Actor Smoking List

By: Robert Thomson

In 2008, the British Broadcasting Channel released a news item regarding Hollywood actors during the Golden Age era—the 1930s, 1940s, and 1950s—who were paid by cigarette companies to promote their brands on film. This was revealed in a 2008 article published by the Tobacco Control journal. Researches from the University of California in San Francisco, out of several documents they discovered, revealed one dated around 1937 that lists sixteen stars and the amount given them in payment for endorsing Lucky Strike.

It has been known that Lucky Strike had exerted tremendous effort in Hollywood promotion during the Golden Age period. The multi-talented actor-singer Al Jolson, for example, was known to have stated, in a signed testimonial, that Lucky Strike was “the cigarette for the acting profession. Lauren Bacall, in 1947, was also known to have given a scripted testimonial for the same brand on The Jack Benny Show. In 1937 alone, the company had been reported to have unleashed more than $100,000, about $3.3 million in today’s equivalent. The Tobacco Control disclosed the list of Hollywood actors that were paid by Lucky Strike in 1937:

Gary Cooper, Joan Crawford, Clark Gable, Carole Lombard, Myrna Loy, Barbara Stanwyck, Robert Taylor, and Spencer Tracy received $10,000 each, an equivalent of around $146,580 today. Fred McMurray was given $6,000, which could be between $87,900 and $89,000. Henry Fonda, George Raft, and Edward Robinson each received $3,000, or $44,528 today. Bob Hope fetched $2,500, almost about $37,000 today. Ray Milland had $2,000, a little over $29,300. Gertrude Lawrence got $1,750, which is $26,600 in our time. Gloria Swanson, $1,500, today $22,000.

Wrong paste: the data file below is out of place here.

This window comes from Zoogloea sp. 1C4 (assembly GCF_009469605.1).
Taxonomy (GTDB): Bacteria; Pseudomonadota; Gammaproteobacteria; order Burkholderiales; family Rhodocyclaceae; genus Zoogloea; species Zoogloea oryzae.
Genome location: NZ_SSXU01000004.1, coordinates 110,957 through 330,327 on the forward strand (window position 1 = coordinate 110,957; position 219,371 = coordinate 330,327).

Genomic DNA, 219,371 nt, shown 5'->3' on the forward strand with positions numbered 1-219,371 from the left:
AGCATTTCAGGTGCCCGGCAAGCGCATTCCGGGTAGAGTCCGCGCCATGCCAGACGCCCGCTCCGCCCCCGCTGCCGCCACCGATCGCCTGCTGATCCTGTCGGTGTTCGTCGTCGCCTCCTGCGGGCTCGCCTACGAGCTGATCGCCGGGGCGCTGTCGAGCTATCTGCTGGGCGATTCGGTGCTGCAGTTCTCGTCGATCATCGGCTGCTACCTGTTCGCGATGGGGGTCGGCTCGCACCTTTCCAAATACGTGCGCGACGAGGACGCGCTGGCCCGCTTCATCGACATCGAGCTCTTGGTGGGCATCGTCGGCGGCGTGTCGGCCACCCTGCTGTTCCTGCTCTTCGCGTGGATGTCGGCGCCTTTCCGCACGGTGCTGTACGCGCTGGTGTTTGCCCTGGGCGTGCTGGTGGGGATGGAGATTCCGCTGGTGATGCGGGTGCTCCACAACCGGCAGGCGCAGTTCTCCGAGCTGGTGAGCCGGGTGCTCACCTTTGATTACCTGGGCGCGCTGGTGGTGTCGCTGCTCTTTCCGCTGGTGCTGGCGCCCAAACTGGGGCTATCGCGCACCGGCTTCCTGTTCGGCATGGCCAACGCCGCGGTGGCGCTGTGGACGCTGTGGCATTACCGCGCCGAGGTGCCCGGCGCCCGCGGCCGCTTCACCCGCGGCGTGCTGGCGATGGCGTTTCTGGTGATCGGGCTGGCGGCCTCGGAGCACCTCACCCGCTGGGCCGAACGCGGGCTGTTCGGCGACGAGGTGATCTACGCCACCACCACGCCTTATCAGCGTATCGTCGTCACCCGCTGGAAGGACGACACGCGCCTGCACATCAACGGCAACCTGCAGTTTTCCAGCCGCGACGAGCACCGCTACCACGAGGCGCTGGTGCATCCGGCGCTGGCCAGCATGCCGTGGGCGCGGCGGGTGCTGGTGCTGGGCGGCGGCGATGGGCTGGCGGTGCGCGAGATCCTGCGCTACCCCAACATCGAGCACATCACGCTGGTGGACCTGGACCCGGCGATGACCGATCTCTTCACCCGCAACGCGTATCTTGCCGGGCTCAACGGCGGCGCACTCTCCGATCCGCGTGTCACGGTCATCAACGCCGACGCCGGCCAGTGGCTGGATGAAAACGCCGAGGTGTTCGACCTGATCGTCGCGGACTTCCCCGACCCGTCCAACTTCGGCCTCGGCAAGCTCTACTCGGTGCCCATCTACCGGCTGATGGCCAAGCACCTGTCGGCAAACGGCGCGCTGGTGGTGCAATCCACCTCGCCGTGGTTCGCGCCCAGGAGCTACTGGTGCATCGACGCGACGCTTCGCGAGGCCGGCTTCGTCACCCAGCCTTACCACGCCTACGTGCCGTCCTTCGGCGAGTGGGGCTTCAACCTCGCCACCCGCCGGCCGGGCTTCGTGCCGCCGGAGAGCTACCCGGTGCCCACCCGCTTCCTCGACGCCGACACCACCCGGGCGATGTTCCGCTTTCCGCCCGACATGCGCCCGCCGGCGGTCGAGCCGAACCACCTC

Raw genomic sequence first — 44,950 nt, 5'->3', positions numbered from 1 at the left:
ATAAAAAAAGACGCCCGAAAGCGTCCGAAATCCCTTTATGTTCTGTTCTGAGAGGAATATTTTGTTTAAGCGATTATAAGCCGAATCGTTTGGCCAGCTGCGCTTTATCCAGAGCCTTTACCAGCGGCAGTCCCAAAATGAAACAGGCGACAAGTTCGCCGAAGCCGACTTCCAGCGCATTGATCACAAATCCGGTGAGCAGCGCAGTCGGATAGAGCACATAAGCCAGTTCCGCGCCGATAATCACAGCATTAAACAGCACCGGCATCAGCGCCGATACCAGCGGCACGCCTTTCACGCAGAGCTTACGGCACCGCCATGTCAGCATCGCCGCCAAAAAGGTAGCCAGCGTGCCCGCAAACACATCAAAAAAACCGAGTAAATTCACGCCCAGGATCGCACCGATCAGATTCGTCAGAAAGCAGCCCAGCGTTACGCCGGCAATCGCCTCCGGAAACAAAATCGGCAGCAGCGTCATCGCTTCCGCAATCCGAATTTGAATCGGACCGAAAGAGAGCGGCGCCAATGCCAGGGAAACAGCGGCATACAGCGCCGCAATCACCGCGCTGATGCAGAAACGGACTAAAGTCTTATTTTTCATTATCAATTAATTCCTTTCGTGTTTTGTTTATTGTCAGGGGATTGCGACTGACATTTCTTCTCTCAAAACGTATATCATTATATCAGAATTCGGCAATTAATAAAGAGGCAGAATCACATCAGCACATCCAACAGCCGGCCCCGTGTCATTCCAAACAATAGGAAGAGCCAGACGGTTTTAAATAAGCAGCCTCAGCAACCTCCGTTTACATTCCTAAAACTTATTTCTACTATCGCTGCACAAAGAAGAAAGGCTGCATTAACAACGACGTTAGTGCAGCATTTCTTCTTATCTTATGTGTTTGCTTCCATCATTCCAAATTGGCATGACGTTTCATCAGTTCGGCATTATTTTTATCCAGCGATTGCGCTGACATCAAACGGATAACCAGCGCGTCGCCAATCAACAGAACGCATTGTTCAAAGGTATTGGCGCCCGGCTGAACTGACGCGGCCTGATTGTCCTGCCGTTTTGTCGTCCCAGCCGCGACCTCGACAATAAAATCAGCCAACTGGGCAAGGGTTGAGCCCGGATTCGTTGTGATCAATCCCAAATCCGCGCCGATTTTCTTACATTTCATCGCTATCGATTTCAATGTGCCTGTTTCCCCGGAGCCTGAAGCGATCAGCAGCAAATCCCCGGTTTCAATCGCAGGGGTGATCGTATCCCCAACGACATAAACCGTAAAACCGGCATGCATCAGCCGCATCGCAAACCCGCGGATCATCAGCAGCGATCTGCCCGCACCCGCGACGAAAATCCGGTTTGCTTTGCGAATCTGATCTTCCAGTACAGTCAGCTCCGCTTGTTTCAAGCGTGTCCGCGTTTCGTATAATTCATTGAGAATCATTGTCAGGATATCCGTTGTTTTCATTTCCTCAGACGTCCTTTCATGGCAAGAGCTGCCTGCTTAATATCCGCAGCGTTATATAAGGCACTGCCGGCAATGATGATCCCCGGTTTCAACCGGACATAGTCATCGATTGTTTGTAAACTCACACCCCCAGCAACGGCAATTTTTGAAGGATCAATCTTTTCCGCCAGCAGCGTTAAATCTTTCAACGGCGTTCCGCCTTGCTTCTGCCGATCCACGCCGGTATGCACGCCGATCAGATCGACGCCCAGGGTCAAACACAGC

Anti-smoking advocates have been irate on how these stars continue to influence audiences to this day. The films they have starred in remain popular generation after generation, and the endorsements they have made are alive, well, and indivisibly attached to the reputation of the stars.

Another concern surrounding this alleged Hollywood-tobacco conspiracy is the growth of the smoking influence in PG-rated movies. In fact, according to anti-smoking advocates, 42 percent of youth-oriented films between 2004–2007 showed smoking incidents around 50 percent of the time. Here are some of the PG-films, headed by the specific actor shown smoking, that were alleged to promote the habit among young viewers:

Don Cheadle in After the Sunset, Crash, Ocean’s Thirteen, and Ocean’s Twelve; Paul Giamatti in The Cinderella Man, The Illusionist, The Nanny Diaries, Paycheck, and his voice in The Ant Bully; Vince Vaughn in Be Cool; Ben Affleck in Jersey Girl; Christopher Walken in Balls of Fury, Hairspray, and Man of the Year; Willem Dafoe in American Dreamz and Mr. Bean’s Holiday; Will Ferrel in Betwitched; and Ashley Judd in De-Lovely.

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